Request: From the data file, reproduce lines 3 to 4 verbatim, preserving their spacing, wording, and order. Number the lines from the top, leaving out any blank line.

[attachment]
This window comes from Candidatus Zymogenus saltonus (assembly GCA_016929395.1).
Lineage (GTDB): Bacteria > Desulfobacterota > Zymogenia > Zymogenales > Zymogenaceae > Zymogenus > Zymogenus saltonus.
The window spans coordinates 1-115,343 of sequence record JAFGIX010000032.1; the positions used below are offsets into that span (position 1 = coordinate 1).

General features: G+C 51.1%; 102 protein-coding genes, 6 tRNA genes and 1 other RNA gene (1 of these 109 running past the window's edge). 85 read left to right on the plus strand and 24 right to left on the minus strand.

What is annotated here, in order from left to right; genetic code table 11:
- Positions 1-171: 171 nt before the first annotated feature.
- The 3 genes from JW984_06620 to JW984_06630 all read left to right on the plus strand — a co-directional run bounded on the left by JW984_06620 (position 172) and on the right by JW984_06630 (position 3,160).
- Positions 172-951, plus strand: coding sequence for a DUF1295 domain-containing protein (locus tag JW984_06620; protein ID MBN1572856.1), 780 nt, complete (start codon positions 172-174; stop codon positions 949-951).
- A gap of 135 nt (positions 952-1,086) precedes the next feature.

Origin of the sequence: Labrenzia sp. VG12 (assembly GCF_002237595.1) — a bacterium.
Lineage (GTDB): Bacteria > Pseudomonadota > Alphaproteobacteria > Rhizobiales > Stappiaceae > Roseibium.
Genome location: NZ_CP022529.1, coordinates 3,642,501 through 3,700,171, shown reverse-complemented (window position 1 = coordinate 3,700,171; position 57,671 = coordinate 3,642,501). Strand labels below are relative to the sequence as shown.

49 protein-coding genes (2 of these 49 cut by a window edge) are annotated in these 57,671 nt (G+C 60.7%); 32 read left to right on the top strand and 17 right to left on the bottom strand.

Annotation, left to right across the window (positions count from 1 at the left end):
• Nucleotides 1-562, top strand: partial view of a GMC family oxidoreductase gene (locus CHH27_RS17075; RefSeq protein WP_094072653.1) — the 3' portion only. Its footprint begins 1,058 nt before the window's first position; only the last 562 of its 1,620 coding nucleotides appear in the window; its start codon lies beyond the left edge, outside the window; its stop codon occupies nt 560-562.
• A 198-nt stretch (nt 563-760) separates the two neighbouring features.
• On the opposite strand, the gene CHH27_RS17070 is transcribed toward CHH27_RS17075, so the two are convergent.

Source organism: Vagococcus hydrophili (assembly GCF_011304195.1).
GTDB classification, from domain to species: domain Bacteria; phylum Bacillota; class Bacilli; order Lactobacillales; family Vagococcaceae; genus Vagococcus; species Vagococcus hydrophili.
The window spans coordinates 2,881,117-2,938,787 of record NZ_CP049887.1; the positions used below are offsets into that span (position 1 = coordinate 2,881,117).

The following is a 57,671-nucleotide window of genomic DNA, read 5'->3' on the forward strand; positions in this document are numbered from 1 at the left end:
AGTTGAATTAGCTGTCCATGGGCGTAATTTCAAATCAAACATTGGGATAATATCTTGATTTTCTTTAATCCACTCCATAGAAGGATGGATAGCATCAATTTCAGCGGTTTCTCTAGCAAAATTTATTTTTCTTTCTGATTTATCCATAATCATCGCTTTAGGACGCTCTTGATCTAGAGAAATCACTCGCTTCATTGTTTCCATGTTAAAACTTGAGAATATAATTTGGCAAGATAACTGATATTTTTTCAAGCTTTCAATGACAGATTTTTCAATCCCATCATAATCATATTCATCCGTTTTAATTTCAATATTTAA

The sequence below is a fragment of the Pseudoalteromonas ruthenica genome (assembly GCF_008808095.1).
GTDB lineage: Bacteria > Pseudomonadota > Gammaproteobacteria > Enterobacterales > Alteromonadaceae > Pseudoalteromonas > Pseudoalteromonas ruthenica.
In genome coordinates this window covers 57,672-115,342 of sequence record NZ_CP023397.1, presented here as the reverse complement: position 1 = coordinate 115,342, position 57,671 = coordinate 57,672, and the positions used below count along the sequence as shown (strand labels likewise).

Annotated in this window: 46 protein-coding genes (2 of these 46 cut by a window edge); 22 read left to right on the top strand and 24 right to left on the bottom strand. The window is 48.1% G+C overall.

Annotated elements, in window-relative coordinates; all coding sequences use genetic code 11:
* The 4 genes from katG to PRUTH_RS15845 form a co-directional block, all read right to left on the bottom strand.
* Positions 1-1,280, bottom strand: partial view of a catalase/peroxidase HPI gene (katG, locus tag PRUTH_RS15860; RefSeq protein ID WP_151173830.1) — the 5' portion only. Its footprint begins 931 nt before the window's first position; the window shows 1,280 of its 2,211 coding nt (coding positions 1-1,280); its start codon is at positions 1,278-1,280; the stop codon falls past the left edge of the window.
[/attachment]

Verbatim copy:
The window spans coordinates 1-115,343 of sequence record JAFGIX010000032.1; the positions used below are offsets into that span (position 1 = coordinate 1).

General features: G+C 51.1%; 102 protein-coding genes, 6 tRNA genes and 1 other RNA gene (1 of these 109 running past the window's edge). 85 read left to right on the plus strand and 24 right to left on the minus strand.